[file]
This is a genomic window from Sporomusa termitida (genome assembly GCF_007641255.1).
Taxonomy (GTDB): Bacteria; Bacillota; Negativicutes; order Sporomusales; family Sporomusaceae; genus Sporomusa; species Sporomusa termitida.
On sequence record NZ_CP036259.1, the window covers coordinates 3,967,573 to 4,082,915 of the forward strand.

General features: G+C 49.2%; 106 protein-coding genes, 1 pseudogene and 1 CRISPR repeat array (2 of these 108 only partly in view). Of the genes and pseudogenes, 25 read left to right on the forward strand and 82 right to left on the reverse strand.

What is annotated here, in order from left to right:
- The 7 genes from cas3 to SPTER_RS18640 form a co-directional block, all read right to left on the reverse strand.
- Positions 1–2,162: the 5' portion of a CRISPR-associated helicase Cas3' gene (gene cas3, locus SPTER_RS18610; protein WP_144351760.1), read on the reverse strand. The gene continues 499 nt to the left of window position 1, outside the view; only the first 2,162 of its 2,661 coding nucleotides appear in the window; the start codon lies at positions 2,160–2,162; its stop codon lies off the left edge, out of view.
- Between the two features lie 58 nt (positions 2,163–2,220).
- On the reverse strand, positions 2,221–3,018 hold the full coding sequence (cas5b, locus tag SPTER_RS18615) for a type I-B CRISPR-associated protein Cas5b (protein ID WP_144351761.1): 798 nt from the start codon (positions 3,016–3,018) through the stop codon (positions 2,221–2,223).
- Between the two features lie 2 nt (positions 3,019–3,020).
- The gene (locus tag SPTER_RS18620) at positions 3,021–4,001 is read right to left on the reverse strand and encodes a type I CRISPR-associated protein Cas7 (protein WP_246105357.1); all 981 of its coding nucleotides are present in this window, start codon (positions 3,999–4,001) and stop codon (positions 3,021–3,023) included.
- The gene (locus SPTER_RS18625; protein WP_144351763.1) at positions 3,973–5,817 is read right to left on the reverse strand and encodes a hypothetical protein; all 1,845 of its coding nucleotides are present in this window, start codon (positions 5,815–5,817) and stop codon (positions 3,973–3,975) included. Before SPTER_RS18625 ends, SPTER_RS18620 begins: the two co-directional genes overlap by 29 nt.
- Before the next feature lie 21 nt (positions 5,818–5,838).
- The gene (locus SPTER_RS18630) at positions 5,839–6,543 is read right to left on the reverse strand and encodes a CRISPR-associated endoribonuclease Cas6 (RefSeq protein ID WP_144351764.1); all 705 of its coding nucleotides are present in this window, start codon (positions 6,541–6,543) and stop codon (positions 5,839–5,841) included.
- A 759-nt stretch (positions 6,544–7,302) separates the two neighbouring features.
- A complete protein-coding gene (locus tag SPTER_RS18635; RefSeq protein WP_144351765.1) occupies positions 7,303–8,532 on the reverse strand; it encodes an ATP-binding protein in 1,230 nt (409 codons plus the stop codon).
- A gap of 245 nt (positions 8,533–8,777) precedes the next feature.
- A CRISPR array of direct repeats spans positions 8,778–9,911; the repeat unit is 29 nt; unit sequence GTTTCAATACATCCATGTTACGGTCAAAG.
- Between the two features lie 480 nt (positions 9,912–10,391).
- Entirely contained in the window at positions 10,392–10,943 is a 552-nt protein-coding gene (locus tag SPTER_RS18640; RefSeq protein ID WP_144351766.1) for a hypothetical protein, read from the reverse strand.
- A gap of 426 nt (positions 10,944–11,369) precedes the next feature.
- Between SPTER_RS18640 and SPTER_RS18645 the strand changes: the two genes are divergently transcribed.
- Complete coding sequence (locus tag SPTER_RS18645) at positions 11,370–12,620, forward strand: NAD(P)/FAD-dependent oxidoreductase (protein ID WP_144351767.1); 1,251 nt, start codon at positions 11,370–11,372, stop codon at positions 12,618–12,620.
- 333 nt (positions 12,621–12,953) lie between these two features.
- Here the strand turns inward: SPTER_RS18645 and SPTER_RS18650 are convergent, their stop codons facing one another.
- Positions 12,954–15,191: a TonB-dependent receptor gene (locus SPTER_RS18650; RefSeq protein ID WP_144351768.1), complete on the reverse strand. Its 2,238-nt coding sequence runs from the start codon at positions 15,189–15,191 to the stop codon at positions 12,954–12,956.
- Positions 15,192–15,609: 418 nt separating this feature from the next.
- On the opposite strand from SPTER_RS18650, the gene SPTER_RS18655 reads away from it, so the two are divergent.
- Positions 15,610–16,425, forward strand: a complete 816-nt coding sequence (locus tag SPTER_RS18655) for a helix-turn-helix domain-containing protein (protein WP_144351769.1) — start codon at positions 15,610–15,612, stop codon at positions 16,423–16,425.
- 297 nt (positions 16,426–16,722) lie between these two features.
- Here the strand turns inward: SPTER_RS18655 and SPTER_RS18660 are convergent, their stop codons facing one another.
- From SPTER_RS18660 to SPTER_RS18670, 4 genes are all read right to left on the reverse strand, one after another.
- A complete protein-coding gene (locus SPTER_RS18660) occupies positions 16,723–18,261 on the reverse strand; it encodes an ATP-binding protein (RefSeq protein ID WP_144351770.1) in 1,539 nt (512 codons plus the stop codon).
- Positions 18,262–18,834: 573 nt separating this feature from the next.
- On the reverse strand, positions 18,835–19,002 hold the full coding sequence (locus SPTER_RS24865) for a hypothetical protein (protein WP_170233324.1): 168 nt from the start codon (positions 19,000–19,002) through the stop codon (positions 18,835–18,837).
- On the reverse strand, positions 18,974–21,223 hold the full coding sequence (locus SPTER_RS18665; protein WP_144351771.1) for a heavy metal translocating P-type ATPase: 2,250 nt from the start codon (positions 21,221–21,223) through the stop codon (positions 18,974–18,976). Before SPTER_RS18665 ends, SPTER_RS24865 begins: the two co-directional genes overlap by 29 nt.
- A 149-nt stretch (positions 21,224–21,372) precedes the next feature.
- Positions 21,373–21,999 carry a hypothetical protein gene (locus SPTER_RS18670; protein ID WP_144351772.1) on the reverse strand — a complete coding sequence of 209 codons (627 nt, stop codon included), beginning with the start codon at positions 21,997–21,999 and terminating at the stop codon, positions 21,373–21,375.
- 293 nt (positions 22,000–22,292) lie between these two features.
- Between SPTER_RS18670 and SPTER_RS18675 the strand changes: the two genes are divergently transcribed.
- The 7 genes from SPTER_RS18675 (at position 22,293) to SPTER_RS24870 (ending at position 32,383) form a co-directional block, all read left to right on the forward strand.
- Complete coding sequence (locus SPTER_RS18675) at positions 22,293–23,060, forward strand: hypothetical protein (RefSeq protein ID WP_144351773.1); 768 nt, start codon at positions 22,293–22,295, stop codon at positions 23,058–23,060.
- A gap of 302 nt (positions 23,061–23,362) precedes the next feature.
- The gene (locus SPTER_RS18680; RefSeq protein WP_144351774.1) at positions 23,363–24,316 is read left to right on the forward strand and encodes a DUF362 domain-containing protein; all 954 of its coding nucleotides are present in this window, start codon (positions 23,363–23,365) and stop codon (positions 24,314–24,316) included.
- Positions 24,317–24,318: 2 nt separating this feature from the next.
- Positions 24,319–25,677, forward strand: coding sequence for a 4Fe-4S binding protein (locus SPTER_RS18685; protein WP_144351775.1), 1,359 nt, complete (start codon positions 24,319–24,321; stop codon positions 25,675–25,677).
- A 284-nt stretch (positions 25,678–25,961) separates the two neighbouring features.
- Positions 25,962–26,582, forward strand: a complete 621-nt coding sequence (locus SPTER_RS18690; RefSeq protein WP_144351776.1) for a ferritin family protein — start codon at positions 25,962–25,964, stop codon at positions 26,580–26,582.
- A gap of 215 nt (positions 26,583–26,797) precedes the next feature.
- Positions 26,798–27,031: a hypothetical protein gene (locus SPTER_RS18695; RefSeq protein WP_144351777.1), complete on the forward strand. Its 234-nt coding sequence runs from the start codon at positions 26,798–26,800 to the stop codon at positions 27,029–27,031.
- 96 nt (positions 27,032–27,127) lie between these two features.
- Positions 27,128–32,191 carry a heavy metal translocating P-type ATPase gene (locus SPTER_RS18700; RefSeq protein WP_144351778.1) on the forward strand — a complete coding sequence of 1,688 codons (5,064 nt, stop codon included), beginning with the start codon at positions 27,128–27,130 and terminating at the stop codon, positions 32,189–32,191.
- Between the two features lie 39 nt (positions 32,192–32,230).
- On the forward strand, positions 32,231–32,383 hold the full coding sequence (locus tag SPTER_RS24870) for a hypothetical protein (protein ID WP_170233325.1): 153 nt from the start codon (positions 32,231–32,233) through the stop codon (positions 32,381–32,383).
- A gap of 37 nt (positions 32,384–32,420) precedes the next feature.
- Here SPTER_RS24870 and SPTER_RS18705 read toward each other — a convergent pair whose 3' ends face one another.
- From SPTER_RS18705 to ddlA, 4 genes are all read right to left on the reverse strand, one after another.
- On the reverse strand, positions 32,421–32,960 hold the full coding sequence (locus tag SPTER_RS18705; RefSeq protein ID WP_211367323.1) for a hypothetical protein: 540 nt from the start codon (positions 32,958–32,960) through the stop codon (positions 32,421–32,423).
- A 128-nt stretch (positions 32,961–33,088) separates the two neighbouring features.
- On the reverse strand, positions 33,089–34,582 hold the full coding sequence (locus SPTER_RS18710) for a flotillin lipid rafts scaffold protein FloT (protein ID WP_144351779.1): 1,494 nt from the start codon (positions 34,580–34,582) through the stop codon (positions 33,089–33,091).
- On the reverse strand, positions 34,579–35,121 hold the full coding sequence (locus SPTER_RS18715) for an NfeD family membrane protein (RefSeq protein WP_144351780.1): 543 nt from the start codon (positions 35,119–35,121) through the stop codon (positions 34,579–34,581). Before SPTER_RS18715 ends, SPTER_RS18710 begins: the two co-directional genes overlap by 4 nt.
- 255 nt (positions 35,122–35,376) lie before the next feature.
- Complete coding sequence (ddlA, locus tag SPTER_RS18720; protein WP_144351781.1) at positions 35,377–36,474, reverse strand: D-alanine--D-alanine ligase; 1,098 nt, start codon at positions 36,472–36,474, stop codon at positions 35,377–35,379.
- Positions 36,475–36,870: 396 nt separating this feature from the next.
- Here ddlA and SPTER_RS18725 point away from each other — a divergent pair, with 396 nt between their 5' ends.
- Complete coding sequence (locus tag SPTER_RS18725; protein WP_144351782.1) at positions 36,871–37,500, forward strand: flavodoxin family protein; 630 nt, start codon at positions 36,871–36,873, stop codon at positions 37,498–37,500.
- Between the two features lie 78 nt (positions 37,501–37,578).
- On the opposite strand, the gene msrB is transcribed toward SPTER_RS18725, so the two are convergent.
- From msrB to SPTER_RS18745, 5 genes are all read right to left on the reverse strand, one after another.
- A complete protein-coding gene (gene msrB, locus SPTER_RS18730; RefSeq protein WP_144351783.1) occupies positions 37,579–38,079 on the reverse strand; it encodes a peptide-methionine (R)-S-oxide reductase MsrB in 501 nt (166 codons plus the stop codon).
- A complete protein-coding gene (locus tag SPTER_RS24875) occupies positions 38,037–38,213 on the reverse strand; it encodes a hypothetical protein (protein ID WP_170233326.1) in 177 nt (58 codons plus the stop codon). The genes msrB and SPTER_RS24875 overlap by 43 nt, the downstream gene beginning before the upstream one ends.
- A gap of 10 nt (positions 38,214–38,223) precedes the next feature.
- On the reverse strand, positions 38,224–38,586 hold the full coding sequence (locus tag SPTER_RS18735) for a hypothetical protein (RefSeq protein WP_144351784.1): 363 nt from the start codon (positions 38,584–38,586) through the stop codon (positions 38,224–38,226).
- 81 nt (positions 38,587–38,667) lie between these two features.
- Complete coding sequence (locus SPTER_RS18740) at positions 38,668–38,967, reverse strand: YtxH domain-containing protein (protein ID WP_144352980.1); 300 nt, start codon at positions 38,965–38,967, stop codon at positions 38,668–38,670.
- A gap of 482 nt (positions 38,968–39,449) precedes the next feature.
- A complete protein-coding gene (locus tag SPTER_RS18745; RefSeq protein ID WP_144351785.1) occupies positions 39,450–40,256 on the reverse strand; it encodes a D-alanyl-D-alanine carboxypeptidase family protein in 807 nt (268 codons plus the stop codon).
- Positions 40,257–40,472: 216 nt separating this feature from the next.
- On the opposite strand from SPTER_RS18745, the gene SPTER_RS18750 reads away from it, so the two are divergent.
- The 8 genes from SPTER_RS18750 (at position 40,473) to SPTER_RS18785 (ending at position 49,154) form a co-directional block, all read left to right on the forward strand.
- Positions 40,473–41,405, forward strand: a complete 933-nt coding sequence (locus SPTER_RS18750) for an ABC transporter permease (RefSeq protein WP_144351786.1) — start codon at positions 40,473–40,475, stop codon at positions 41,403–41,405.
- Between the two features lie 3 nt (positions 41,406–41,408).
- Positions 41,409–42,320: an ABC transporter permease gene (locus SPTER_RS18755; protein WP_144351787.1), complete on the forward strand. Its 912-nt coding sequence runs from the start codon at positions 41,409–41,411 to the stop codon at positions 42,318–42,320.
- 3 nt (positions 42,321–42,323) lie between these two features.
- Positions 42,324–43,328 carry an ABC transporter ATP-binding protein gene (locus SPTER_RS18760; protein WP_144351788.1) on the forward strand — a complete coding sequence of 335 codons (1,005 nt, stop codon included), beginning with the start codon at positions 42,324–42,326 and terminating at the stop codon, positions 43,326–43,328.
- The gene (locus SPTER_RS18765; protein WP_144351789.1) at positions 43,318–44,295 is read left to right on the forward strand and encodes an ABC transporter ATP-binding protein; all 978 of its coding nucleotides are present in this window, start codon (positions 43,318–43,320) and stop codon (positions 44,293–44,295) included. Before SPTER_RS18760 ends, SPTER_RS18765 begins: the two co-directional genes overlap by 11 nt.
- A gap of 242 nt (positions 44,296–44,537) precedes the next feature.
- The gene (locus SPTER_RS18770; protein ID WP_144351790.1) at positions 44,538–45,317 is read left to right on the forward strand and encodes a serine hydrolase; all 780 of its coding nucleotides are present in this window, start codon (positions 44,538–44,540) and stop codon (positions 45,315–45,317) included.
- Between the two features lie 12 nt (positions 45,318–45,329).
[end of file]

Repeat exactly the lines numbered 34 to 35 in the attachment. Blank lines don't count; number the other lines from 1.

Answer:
- Positions 18,262–18,834: 573 nt separating this feature from the next.
- On the reverse strand, positions 18,835–19,002 hold the full coding sequence (locus SPTER_RS24865) for a hypothetical protein (protein WP_170233324.1): 168 nt from the start codon (positions 19,000–19,002) through the stop codon (positions 18,835–18,837).